AHC representatives traveled to Salem yesterday, June 22, 2017, to testify on HB 2007 at a hearing of the Joint Committee on Ways and Means Subcommittee on Natural Resources. There was an overflow crowd who came to testify, the vast majority of whom had serious concerns about the bill. Because so many attended, only a few were selected to speak, and AHC board member and past president Fred Leeson was among them. Read his testimony below, along with that of AHC executive director Stephanie Whitlock.

The AHC is carefully following HB 2007. We will keep you posted on new developments on the fate of the bill, the future of which is still in question. It’s still important to express your view and you can do so by writing the Joint Committee on Ways and Means Subcommittee on Natural Resources at [email protected] and by writing your own legislators.

 

Testimony submitted by Stephanie Whitlock, AHC Executive Director, to the Joint Committee on Ways and Means Subcommittee on Natural Resources, June 22, 2017

In what is a well-intentioned attempt to establish greater equity in housing, HB 2007 has the strong potential to create greater inequity. It incentivizes the pace of residential demolitions that remove our most accessible, affordable housing for renters, low income residents, and other vulnerable populations. It is notable that much of the modest, affordable housing stock that currently already exists is in historic neighborhoods. These are areas with diverse, multi-layered histories that are protected and preserved by mere virtue of being part of an historic district.

I’d like to address some of the rhetoric around this bill that has maligned historic preservation as being racist and even equates historic districts to redlining. This is a sadly outmoded perspective on historic preservation, which at its root seeks to uncover and bring to light the different voices and experiences of all people in our society. Our organization, the Architectural Heritage Center, has been deeply invested for many decades in preserving the history and historic properties of diverse communities across Portland, past and present, from Old and New Chinatown to the Jewish community in south Portland, and presenting these histories publicly.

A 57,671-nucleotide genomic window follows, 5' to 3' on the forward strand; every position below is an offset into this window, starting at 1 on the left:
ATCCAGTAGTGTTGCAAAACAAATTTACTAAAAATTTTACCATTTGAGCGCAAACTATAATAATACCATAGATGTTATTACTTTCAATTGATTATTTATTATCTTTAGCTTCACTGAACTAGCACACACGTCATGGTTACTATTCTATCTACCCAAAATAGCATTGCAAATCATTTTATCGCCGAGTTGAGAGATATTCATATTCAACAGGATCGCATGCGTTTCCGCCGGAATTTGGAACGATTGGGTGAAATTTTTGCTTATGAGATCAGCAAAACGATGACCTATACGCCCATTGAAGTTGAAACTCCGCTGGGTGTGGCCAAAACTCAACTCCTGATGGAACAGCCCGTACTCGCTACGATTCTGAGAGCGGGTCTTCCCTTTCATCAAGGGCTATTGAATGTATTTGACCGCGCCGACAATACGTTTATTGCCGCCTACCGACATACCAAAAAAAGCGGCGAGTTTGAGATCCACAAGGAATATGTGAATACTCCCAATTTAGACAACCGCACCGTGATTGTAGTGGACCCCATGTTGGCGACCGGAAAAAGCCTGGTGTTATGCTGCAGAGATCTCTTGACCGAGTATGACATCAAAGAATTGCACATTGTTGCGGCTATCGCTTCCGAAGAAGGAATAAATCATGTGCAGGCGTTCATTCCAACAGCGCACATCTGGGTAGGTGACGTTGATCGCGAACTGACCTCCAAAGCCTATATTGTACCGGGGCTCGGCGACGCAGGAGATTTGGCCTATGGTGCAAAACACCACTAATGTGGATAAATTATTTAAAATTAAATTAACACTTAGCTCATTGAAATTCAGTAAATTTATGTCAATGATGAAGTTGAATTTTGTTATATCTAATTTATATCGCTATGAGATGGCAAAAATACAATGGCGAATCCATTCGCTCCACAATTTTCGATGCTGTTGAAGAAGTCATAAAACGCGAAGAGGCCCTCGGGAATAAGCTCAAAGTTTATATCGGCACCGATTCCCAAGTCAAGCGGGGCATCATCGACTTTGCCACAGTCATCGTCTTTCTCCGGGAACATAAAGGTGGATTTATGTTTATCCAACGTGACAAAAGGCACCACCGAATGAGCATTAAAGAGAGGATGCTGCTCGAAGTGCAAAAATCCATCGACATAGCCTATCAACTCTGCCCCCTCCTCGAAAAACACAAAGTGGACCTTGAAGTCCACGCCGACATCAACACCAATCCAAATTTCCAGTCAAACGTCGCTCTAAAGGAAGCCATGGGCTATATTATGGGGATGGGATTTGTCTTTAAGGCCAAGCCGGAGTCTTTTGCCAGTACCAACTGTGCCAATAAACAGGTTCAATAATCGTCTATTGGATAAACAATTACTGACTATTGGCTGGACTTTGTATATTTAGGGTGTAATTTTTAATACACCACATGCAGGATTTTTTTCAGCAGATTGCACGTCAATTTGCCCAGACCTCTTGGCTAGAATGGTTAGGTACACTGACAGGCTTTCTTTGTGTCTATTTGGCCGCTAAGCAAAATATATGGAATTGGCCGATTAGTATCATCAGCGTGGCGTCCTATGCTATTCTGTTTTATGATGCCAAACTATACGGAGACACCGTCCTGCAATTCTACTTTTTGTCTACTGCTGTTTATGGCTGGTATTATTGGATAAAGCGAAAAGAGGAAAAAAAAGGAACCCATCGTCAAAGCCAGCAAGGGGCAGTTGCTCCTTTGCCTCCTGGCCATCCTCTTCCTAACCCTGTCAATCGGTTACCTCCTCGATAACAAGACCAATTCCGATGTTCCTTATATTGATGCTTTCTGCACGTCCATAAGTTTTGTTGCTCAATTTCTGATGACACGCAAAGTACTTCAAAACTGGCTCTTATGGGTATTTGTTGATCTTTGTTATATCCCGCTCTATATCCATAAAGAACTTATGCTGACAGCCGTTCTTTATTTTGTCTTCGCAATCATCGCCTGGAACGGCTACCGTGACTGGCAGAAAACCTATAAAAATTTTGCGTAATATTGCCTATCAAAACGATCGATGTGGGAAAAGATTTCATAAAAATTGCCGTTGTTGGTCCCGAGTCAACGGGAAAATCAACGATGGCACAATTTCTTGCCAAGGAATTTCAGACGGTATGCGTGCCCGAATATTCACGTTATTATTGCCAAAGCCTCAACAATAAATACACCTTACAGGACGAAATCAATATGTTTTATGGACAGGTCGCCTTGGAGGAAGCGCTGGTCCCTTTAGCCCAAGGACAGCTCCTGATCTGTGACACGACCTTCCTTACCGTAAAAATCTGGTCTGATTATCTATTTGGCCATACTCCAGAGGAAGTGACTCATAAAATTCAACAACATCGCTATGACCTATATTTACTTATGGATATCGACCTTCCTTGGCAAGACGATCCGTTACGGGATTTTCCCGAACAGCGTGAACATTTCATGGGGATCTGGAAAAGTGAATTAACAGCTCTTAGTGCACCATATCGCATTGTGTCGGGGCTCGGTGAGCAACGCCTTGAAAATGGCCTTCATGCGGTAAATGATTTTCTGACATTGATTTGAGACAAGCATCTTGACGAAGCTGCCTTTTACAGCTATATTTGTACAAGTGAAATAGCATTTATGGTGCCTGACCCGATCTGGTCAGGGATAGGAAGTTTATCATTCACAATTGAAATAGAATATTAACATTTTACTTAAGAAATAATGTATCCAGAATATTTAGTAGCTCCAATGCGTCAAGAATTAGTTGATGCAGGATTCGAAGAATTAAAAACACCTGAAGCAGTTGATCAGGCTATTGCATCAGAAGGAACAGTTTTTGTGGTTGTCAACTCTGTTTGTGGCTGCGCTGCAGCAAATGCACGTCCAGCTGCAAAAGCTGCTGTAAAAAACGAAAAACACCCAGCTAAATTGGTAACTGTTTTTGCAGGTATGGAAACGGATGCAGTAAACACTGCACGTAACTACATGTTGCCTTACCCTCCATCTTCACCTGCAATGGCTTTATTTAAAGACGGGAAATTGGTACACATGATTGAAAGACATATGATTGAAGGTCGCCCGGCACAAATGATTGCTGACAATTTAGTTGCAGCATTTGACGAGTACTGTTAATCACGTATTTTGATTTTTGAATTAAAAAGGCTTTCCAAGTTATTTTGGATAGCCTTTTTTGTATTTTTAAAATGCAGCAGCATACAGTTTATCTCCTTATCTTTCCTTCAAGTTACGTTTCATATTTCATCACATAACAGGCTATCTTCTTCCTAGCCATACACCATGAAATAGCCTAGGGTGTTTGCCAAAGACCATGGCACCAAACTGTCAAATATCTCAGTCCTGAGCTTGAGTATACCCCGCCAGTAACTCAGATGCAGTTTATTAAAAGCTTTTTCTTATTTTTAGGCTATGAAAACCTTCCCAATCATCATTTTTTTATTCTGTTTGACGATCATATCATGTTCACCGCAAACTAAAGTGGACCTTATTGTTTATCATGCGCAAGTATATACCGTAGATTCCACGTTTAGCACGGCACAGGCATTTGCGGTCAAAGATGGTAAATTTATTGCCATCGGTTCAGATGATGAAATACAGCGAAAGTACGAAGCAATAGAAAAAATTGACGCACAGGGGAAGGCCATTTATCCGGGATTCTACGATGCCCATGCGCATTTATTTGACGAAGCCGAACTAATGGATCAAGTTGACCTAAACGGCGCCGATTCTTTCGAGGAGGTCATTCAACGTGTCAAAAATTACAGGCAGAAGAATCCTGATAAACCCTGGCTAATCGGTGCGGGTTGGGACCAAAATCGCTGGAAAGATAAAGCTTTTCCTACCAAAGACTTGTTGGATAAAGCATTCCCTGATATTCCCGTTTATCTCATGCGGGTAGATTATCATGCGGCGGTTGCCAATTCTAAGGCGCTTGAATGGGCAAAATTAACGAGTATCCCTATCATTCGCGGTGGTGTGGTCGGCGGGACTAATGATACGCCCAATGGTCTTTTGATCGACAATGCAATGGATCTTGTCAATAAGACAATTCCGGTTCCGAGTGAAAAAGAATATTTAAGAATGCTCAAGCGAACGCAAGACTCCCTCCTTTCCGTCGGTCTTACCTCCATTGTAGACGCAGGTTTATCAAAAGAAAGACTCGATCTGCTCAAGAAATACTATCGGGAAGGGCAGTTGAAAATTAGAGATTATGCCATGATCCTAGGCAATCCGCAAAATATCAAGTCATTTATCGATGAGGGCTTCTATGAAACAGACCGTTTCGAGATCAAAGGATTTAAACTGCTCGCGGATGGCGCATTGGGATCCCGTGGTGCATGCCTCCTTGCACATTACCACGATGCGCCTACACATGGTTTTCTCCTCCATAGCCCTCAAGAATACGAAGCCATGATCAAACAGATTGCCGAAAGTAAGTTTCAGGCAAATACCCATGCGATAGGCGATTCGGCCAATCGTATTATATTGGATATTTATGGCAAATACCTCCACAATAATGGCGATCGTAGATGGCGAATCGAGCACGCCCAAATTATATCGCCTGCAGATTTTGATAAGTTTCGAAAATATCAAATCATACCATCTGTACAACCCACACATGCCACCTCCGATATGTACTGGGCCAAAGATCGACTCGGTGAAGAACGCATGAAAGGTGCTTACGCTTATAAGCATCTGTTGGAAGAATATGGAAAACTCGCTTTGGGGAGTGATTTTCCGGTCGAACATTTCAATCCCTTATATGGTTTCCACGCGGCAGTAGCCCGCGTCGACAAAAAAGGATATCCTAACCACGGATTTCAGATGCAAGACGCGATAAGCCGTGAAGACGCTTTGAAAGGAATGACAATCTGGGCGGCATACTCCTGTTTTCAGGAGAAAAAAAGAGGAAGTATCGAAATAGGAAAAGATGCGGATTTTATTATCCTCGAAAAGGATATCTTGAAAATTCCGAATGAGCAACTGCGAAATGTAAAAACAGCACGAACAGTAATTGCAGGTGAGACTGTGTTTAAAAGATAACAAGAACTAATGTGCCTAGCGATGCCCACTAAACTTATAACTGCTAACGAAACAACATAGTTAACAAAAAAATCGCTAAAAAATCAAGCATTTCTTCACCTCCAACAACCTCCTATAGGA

A substantial project we have worked on since the mid-1990s has focused on the documentation and preservation of properties associated with African American history in Portland. We have published a book on the issue in two editions, produced grade-school curricula, and have written two National Register nominations for relevant single-family houses associated with African American history. A current project we are working on will determine the qualifying criteria for more of these buildings to be eligible for listing in the National Register of Historic Places.

The former founding director of the Architectural Heritage Center, Cathy Galbraith, has for over two decades been behind the local fight to protect African American properties. Since 2014, at least 60 of our African American-related buildings have been demolished and the pace is only accelerating. As Ms. Galbraith wrote in her letter to the Ways and Means Committee opposing the current version of HB 2007, “Many of our African American building resources are small and modest, providing renters and homeowners alike with affordable housing; these are the very houses being targeted for demolition and construction of huge and expensive new replacement houses…This is gentrification and it is in full swing. Long-time homeowners are finding that they can’t afford the rising property values and taxes in their old suddenly ‘hot’ neighborhoods; rising rents are displacing long-time residents, as owners struggle to also pay those same taxes and must raise rents to do so.”